[Ger-Poland-Volhynia] Nix vs: Nicht

Juergen Bomert juergen.bomert at limburg-an-der-lahn.de
Mon Nov 1 08:46:08 PST 2004

One has to distinguish in German between "Nix" and "Nixe" !

"Nix" means "nothing" (no official word, slang).
"Nixe" is that female sirene.


----- Original Message -----
From: Lloyd Friedrick <lloydfriedrick at telus.net>
To: <ger-poland-volhynia at eclipse.sggee.org>
Sent: Sunday, October 31, 2004 6:53 PM
Subject: [Ger-Poland-Volhynia] Nix vs: Nicht

> I received the following question from a young relative and I provided an
> answer [copied below]
> After I sent it to him, I realized that I probably did not provide the
> answer to him and now I appeal to the many linguists on our listserve to
> assist me in providing the correct explanations.
> His question:
> Judy and I went to an antique sale last night, there I opened an old set
> books
> on the top of the page was the word " NIX",  a German word for sea siren
> "Nixie for female siren.
> Yet I found it in my Webster's Dictionary, meaning  "To forbid"
> My mother always said "NIX"  meaning "NO WAY"  I always thought it was a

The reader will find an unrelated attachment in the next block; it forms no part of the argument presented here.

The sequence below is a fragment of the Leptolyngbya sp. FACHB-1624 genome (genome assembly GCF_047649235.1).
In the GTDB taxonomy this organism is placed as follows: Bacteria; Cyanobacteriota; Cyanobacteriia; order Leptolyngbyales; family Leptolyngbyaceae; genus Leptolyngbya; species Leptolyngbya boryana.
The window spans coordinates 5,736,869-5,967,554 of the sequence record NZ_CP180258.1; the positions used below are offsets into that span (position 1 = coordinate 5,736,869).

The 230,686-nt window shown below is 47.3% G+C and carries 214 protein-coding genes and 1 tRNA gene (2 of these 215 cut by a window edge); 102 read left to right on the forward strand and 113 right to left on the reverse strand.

> German word.
> Interesting...What is your comment,  did your family use it?
> --------------------------------------------------------------------------
> ---
> --------------------------------------------------------------------------
> ---
> My reply to him
> You must remember that our parents and your grandparents spoke different
> variations of German.
> Karl and my Dad spoke a Vohynian German which over the years became what
> people describe as a  "softer" version of the guttural German. This
> because they were partially integrated with Russian, Ukrainian, Polish and
> Jewish [Yiddish, which is very old German] languages and culture . My Dad
> could almost carry on a conversation in Yiddish with some Jews who lived
> Maidstone Saskatchewan. But, this is another whole field of interest.
> Your grandmother who lived all her life in Dortmund spoke a different
> I don't know if it was high or low German. I must get into this subject of
> language change someday.
> Dad did fairly well in learning English but Karl struggled with it all his
> life in Canada.
> Now to get to your question about the word    NIX
> It was also used in our household as either a mispronunciation or the
> development of German/English slang that many reverted to during their
> learning of English. Bert Winter was a good example of this.
> The original word in German is NICHT.  Literal translation to English  NOT
> So with your [and mine] untrained ear to nuisances of the German language
> would perhaps hear it spoken as NIX. It was perhaps easier for the elders
> simply say NICHT which covered a lot more ground than the simple NEIN
> There statement of NICHT prob meant that it was forbidden, don't bother
> it  and of course our favourite Canadian expression "Forget about it"
> lloyd friedrick
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